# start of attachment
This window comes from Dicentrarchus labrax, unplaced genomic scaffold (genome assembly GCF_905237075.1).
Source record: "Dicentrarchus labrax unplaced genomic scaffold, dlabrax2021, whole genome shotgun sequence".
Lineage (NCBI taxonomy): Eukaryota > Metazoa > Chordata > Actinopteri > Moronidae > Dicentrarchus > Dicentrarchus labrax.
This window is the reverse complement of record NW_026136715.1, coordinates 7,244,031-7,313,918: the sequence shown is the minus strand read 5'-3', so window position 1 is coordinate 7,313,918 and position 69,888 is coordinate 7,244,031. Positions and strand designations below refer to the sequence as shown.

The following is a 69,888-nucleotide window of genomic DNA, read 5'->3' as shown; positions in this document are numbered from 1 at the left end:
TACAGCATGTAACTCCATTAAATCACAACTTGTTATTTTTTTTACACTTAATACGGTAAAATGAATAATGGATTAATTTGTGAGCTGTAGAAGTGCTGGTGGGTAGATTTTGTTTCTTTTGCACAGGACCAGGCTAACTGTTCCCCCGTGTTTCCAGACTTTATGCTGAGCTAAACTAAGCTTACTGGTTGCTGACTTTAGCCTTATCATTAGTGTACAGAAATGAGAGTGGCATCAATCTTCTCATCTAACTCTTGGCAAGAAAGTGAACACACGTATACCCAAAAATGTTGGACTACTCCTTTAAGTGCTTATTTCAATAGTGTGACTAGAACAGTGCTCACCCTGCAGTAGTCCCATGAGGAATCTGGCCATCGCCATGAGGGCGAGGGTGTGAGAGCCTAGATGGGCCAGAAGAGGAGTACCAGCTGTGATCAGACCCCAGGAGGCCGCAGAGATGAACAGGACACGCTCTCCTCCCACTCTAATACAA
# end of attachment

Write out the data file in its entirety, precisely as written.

This window comes from Dicentrarchus labrax, unplaced genomic scaffold (genome assembly GCF_905237075.1).
Source record: "Dicentrarchus labrax unplaced genomic scaffold, dlabrax2021, whole genome shotgun sequence".
Lineage (NCBI taxonomy): Eukaryota > Metazoa > Chordata > Actinopteri > Moronidae > Dicentrarchus > Dicentrarchus labrax.
This window is the reverse complement of record NW_026136715.1, coordinates 7,244,031-7,313,918: the sequence shown is the minus strand read 5'-3', so window position 1 is coordinate 7,313,918 and position 69,888 is coordinate 7,244,031. Positions and strand designations below refer to the sequence as shown.

The following is a 69,888-nucleotide window of genomic DNA, read 5'->3' as shown; positions in this document are numbered from 1 at the left end:
TACAGCATGTAACTCCATTAAATCACAACTTGTTATTTTTTTTACACTTAATACGGTAAAATGAATAATGGATTAATTTGTGAGCTGTAGAAGTGCTGGTGGGTAGATTTTGTTTCTTTTGCACAGGACCAGGCTAACTGTTCCCCCGTGTTTCCAGACTTTATGCTGAGCTAAACTAAGCTTACTGGTTGCTGACTTTAGCCTTATCATTAGTGTACAGAAATGAGAGTGGCATCAATCTTCTCATCTAACTCTTGGCAAGAAAGTGAACACACGTATACCCAAAAATGTTGGACTACTCCTTTAAGTGCTTATTTCAATAGTGTGACTAGAACAGTGCTCACCCTGCAGTAGTCCCATGAGGAATCTGGCCATCGCCATGAGGGCGAGGGTGTGAGAGCCTAGATGGGCCAGAAGAGGAGTACCAGCTGTGATCAGACCCCAGGAGGCCGCAGAGATGAACAGGACACGCTCTCCTCCCACTCTAATACAA